Similarly, in Kalamazoo, there was Nazareth College (1871-1992) and I worked there with the St. Joseph’s Sisters into the early 1980’s. But then there came that trend all through the Church toward the Right from the Pope and Cardinal Ratzinger trickling down. It also swallowed up Nazareth College. I was invited less and less. Other critical people experienced similar things. My contemporaries and myself continued to be invited into Canada and all over Europe, but in the States, that became more and more difficult and rare, but now Nazareth College in Kalamazoo is also dissolved. In any case it does not pay to be uncritical and to simply conform to a society that reproduces itself antagonistically through separation and alienation, and not to try at least to bring to it that what it is missing most: universal, i.e. remembering, present and anticipation solidarity of course without loss of personal autonomy.
I discussed this question of Right-Left polarization with Hans Küng when we were together the last time in Wroclaw, Poland. I said Hans, you know people are talking about a schism, not only in the States but also in Germany, and he said that he would not be for it. Hans is more like Desiderius Erasmus than like Martin Luther. But I would say the same thing. I would not go along with another schism. It does not make sense to me to bring up all those things once more. Let’s fight the issues through to the last, inside the Church, and let’s not split it up once more! To have another American “Second of Third of Fourth Reformed United Catholic Church” among the 900 churches, denominations, sects and cults we already have does not make sense to me. I do not think that there is any future in this. It seems to me that the Right and the Left are pushing each other mutually into the most extreme positions so that both of them say things sometimes, which they don’t really don’t want to say, and which sooner or later they must certainly regret to have said and there is nobody there to mediate. The center does no longer hold! The Papacy itself is too committed to one side to the Right. Carl Schmitt’s influence remains too strong in the leadership of the Church: a blasphemous conjugation of Christianity and bourgeoisie.
In March 1975, I gave a paper for an international course on “Phenomenology and Marxism” at the Inter University Center for Post-Graduate Studies (IUC). It’s something like an international university under the guidance of UNESCO. Academician Ivan Supek is the founder of the IUC. He is a quantum physicist who had studied under Heisenberg. Under Tito, he was supposed to build “the bomb” for Yugoslavia but refused to do so. He is also a great poet. Over the years, we became very intimate friends. Sometimes people can unfold their humanity so beautifully — in other people it remains so terribly crippled. It’s an unjust situation that some can bring out so much of their humanity and others have such a hard time to do so. Often, this is due to bad circumstances. Anyway, Ivan Supek is one of those people whose humanity is beautifully unfolded. Supek was Fellow and President of the University of Zagreb but never a communist — always a humanist. For hours and hours, we sat and talked with each other; this wonderful man, who understood the history of Yugoslavia and its old great humanistic and religious traditions and its suffering. Well, eventually, Ivan and others like him invited me to introduce a course which was called “The Future of Religion.” Together with my late wife Margie (October 20, 1978), I founded and directed an international course on the “Future of Religion” in the IUC with the generous help of Western Michigan University. I prepared for two years and gave the course for the first time in 1977 and from there, every year since — even during the Yugoslav civil war and the bombardments of Dubrovnik.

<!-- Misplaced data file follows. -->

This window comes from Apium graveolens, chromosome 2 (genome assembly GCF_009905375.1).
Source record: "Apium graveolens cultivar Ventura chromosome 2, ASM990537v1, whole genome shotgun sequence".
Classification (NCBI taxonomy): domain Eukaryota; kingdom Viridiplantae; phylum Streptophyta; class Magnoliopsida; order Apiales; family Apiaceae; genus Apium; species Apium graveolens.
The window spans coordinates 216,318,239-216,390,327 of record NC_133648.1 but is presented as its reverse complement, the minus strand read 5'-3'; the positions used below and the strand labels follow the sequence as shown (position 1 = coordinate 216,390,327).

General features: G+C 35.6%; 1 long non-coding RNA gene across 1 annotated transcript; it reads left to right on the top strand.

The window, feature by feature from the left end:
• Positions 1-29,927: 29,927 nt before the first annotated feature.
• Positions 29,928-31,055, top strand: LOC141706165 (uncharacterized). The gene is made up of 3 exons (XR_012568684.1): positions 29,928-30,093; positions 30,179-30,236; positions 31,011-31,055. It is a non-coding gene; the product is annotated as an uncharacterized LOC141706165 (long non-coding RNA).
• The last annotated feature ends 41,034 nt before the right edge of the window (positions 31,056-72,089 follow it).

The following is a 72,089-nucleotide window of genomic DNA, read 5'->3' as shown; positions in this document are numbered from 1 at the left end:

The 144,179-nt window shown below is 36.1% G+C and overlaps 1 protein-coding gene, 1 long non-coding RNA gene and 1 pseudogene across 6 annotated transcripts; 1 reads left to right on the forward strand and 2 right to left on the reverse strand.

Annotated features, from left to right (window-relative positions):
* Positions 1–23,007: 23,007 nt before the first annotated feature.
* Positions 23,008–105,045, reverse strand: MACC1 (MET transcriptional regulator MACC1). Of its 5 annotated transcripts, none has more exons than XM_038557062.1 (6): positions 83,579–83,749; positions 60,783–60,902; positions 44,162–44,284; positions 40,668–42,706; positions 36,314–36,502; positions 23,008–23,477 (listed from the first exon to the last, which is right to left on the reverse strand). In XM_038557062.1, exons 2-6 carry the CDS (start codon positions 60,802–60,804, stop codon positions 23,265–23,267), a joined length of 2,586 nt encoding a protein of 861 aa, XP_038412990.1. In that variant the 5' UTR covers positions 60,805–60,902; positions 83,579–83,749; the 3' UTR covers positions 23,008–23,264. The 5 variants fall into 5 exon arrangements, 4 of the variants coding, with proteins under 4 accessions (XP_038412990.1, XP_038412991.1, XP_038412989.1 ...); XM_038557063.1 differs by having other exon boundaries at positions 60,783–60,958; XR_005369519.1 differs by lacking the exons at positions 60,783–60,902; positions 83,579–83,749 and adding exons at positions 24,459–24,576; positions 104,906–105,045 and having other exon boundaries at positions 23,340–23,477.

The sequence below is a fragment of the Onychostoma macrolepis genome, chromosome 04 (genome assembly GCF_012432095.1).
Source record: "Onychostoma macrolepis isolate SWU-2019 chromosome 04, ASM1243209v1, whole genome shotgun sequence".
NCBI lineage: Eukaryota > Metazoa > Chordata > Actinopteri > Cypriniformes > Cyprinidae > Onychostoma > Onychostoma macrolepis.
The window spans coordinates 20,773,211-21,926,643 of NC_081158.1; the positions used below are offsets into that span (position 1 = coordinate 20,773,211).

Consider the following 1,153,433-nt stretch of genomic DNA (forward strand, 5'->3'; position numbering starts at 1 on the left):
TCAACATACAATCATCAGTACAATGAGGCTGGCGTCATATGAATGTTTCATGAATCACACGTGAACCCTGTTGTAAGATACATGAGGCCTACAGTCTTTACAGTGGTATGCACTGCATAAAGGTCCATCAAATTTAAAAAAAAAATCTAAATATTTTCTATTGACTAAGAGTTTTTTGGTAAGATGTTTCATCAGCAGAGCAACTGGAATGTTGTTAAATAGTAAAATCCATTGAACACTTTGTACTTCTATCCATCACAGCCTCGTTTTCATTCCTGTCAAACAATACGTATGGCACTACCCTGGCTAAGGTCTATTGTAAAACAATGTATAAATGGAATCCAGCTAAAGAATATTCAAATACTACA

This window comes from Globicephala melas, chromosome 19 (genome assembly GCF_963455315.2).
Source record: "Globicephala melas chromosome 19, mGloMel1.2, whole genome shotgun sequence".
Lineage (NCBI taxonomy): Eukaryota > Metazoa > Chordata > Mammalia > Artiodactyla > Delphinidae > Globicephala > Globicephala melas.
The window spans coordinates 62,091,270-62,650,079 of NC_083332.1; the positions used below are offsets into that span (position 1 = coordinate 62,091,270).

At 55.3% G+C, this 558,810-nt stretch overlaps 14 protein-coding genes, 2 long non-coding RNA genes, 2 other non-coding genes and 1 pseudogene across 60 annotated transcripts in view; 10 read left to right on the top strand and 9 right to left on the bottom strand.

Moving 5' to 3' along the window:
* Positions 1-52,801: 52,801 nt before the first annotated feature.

I am making preparations to go there again in April 1996 and to direct the 20th international course on the “Future of Religion”. Every year we discuss a different facet of “The Future of Religion” and subject for that year is reflected in our sub-title. The sub-title in 1996 was “Religious, Ethical and Legal Attitudes toward War-making, Peacekeeping, and Peace-making.”